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Chevrolet Volt
General Motors' all-electric Volt to reach consumers in late 2010

General Motors is quite confident these days. The company recently priced its highly-anticipated full-size hybrid SUVs and showed off a concept version of its full-size hybrid Chevrolet Silverado. GM CEO Rick Wagoner also noted that his company will release one hybrid per quarter for the next four years -- lofty goals indeed.

Likewise, the company's brand new Chevrolet Malibu mid-sized sedan has been generating an overabundance of praise and its new $32,000 second-generation Cadillac CTS just walked away with Motor Trend's Car of the Year award.

GM is hoping to use this momentum and high level of interest in its vehicles to push the electric motor-powered Chevrolet Volt to customers by the end of 2010.

GM vice chairman Bob Lutz has heard all of the critics who question GM's aggressive ramp for the Volt, but is still committed to moving forward.

"There is a lot of skepticism within the company about the timeline," said Lutz. "People are biting their nails, but those of us in a leadership position have said it has to be done."

GM is hoping to use the Volt as a halo car to further strengthen its brand and its commitment to fuel economy. Dodge used the Viper to enhance its image for performance and styling in the 1990s. Toyota used its Prius at the turn of the century to shroud the entire company with a green image despite the fact that gas guzzlers like the Tundra and Sequoia share the same showroom space.

"When they think of GM, the iconic brand is, unfortunately, the Hummer," continued Lutz. "That perception needs to change.

The GM Volt features a 1.0 liter, 3-cylinder gasoline engine which is solely used to recharge the onboard lithium-ion battery pack. The battery pack, which will be manufactured by Compact Power and Continental Automotive Systems, powers the Volt's electric motors for forward propulsion.

GM says that the Volt can travel for up to 40 miles on battery power alone. After the 40 mile threshold has been reached, the gasoline engine kicks back in again to recharge the battery pack.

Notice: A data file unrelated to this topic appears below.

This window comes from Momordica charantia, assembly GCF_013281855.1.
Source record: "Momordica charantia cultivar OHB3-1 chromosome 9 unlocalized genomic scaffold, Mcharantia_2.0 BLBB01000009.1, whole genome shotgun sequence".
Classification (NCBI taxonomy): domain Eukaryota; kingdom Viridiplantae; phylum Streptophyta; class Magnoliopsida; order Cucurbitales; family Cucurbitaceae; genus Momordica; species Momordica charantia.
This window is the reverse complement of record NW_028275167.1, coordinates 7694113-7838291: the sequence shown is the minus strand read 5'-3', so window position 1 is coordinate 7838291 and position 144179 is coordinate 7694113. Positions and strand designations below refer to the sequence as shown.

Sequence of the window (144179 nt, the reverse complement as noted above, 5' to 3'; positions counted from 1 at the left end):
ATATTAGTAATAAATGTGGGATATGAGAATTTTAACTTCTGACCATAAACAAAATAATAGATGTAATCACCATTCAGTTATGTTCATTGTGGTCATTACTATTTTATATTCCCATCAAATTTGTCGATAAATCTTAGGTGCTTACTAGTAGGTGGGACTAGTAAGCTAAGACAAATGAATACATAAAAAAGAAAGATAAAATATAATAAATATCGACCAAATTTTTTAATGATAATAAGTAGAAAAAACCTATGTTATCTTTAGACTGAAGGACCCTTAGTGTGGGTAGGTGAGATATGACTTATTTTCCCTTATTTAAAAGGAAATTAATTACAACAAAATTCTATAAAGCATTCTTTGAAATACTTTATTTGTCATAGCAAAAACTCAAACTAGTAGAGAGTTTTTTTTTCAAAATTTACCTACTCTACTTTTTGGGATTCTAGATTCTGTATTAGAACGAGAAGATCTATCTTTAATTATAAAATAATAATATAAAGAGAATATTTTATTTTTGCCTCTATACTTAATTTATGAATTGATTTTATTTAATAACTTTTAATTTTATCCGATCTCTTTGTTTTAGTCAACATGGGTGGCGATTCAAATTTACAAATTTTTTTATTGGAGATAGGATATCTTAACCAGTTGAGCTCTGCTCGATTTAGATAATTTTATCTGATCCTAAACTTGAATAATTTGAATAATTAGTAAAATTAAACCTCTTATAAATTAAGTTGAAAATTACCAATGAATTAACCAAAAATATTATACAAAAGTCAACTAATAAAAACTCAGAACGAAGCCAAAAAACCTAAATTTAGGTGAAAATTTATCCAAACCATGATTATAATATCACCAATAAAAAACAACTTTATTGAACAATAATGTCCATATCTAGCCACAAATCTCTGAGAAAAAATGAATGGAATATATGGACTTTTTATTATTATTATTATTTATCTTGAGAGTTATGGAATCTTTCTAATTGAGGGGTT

The entire industry has its eyes on GM and its Volt. Toyota took a big risk with its Prius and it has paid off dearly for the company.

"We have since realized that letting Toyota gain that mantle of green respectability and technology leadership has really cost us dearly in the marketplace," Lutz added. "We have to reestablish GM's leadership and the Volt is, frankly, an effort to leapfrog anything that is done by any other competitor."

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RE: Lets see real world performance
By Hoser McMoose on 11/21/2007 5:45:40 PM , Rating: 4
Fortunately it's unlikely to have a huge impact on the power grid for two reasons. First of all we aren't talking about a huge number of vehicles to start with, maybe 60,000 if GM is lucky. Second, and perhaps more importantly, is that the electricity use patterns are likely to be rather different from peak use patterns, and peak use is what counts on the power grid.

Typical peak use in warm weather areas occurs on hot weekdays mid to late afternoon when air conditions are working full out. These vehicles are likely to be charge mostly when people get home from work, ie starting somewhere around 5:00-7:00pm and going for the next 6 hours. In areas where people are on "smart metering" systems (ie they pay a different rate for electricity depending on the time of day) then pretty much everyone is likely to charge their car at the time of minimum rates which, for obvious reasons, corresponds to the time of minimum usage as well.

In reality, these vehicles might actually HELP the power situation by providing more revenue with zero investment required in infrastructure. One of the trickiest parts of a power grid is that normally half of your generating capacity has to sit idle half of the time because demand fluctuates so much.

RE: Lets see real world performance
By Spuke on 11/26/2007 1:07:10 AM , Rating: 3
Granted this is still quite a ways away but isn't part of the intended purpose of these vehicles to replace our current gas only engines? If everyone is charging their cars on off peak hours, then how long will take before off peak is no longer off peak? CA doesn't have any plans, that I'm aware of, to upgrade their infrastructure to accommodate future electricity usage. Shouldn't we be planning for this eventually now instead of adding to the burden?

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